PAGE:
I learnt from a certain textbook that aldehydes and formic acid respond positively to Tollens', Fehling's, Benedict's, Schiff's and HgCl2 tests.

However, in another textbook I read that even alpha-hydroxy ketones respond positively to these tests. What is the reason behind this? I thought ketones are not oxidizable (unless under drastic conditions).

Fructose is an alpha-hydroxy ketone, but all alpha-hydroxy ketones are not fructose. In fructose there is a terminal hydroxy group which facilitates Tollens' test, etc. in basic medium. But why do alpha-hydroxy ketones like benzoin give these tests even though there is no terminal hydroxy group? That part is still unclear to me. Could you please answer that part?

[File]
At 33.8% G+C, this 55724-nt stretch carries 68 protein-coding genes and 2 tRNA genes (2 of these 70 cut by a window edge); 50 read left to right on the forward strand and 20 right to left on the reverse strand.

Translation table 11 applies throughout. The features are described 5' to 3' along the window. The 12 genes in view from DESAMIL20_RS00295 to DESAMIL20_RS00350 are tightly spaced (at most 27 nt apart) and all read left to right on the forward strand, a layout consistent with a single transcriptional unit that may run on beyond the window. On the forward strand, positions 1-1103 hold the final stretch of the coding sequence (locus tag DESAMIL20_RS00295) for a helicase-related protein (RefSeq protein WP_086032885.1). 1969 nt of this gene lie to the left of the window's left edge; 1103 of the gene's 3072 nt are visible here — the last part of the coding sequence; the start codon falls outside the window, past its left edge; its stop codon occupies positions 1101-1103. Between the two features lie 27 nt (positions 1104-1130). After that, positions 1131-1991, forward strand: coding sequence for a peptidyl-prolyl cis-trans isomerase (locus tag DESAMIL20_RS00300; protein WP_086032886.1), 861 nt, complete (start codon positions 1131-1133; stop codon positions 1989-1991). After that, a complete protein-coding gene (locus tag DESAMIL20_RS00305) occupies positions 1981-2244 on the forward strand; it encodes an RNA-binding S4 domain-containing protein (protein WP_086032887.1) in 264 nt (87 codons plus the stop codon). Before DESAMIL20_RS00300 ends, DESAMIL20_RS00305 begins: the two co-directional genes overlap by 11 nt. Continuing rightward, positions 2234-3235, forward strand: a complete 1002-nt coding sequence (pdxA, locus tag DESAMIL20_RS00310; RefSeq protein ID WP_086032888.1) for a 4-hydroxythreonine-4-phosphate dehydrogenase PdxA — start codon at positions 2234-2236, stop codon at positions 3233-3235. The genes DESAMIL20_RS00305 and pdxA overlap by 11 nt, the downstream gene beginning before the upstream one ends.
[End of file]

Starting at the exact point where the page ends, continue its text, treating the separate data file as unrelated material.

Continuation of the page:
1 Answer 1


Its because of two tautomerizations happening, the ketone becomes en-ol, and then another tautomerization happens with the original hydroxy group (which is terminal), making it an aldehyde group. All three forms exist in equilibrium, so it responds to Tollens' test.

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    $\begingroup$ Not all alpha hydroxy ketones can undergo double tautomerization to form an aldehyde. $\endgroup$ Commented May 26, 2017 at 10:16

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